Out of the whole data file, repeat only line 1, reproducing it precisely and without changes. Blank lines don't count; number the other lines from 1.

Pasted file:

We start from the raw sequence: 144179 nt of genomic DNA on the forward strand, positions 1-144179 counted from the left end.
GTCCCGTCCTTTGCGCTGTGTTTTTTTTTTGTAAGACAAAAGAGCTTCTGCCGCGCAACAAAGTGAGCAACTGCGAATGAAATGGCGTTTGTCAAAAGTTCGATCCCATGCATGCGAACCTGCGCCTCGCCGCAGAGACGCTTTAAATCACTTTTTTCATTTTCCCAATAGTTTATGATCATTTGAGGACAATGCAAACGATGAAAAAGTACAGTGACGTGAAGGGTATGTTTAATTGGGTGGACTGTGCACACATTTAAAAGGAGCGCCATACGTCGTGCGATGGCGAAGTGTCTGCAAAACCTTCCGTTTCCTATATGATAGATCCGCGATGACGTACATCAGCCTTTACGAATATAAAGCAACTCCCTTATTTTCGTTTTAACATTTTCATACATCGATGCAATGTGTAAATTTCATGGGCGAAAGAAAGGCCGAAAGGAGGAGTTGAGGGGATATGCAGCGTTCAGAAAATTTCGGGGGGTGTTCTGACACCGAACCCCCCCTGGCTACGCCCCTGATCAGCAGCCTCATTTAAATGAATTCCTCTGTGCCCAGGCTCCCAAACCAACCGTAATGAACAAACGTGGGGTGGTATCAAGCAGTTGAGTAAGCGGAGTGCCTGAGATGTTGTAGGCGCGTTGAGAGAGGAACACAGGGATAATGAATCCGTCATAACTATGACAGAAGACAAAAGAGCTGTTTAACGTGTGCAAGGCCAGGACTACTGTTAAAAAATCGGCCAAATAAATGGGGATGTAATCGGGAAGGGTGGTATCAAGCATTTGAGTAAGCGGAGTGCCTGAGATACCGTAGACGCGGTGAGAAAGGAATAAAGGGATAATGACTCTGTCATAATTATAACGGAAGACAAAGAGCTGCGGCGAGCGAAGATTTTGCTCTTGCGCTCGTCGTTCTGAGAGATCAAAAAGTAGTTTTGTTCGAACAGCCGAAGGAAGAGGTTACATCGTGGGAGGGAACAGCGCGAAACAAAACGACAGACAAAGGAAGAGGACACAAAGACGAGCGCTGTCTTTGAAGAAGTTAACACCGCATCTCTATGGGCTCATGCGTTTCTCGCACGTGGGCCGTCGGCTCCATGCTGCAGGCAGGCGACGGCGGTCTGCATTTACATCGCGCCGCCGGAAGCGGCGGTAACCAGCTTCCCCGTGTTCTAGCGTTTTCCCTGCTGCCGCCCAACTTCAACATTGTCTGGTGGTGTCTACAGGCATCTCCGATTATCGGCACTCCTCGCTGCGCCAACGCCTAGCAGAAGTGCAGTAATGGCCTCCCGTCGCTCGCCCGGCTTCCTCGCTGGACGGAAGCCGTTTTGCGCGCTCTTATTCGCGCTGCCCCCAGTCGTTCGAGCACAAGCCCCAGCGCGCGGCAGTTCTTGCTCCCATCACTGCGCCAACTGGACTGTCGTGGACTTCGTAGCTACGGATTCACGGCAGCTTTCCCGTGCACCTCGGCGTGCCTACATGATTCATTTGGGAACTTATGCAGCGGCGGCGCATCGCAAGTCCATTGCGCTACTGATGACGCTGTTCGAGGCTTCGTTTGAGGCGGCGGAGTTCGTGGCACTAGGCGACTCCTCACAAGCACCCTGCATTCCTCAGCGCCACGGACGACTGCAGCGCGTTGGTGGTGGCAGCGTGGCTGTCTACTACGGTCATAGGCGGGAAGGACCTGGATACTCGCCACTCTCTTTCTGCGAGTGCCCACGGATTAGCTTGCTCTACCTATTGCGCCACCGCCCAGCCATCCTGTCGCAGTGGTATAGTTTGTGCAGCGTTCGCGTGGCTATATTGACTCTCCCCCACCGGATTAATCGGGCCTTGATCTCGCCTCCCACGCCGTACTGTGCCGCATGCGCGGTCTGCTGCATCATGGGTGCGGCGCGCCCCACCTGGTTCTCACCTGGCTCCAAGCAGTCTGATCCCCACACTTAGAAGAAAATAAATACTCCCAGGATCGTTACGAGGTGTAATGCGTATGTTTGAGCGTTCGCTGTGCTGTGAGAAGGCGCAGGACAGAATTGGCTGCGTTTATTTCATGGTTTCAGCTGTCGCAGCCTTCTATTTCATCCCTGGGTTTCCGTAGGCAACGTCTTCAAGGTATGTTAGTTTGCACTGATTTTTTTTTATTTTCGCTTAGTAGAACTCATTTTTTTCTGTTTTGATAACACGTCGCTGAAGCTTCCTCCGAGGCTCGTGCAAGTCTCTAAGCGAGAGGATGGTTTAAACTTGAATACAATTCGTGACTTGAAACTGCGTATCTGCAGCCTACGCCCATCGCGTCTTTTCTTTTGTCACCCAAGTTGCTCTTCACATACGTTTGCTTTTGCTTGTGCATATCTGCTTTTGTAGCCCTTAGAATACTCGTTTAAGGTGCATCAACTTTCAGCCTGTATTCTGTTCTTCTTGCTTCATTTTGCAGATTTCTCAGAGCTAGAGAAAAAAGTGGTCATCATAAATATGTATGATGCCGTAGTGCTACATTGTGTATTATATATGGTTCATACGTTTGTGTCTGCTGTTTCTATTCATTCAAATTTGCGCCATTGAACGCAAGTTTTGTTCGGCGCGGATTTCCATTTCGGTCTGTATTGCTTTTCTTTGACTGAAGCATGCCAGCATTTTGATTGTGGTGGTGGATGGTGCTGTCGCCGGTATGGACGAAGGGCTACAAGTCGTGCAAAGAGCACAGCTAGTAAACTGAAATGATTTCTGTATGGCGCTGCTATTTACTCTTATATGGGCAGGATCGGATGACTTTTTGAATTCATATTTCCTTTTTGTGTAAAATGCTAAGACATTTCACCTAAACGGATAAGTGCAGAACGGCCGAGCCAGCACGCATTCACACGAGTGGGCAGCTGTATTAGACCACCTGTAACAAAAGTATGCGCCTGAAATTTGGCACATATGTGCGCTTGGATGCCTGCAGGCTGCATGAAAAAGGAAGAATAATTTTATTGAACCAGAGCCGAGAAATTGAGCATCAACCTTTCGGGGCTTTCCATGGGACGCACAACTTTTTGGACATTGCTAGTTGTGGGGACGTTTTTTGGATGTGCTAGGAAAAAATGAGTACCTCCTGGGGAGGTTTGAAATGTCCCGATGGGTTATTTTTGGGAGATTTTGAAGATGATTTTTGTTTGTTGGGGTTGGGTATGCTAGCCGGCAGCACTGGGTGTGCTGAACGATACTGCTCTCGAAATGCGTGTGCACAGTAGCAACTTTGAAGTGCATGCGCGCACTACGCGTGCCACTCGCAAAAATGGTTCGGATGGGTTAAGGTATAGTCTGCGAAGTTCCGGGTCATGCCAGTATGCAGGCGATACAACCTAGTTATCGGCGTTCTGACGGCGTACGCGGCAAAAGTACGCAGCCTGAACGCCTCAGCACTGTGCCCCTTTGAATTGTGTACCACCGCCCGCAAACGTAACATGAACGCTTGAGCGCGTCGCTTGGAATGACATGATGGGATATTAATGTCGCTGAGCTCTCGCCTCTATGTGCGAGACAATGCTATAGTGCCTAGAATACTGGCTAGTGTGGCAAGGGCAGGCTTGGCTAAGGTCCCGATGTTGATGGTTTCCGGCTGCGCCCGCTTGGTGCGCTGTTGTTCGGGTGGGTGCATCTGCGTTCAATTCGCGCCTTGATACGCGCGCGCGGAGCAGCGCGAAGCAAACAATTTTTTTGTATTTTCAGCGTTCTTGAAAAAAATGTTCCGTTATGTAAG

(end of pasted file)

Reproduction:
We start from the raw sequence: 144179 nt of genomic DNA on the forward strand, positions 1-144179 counted from the left end.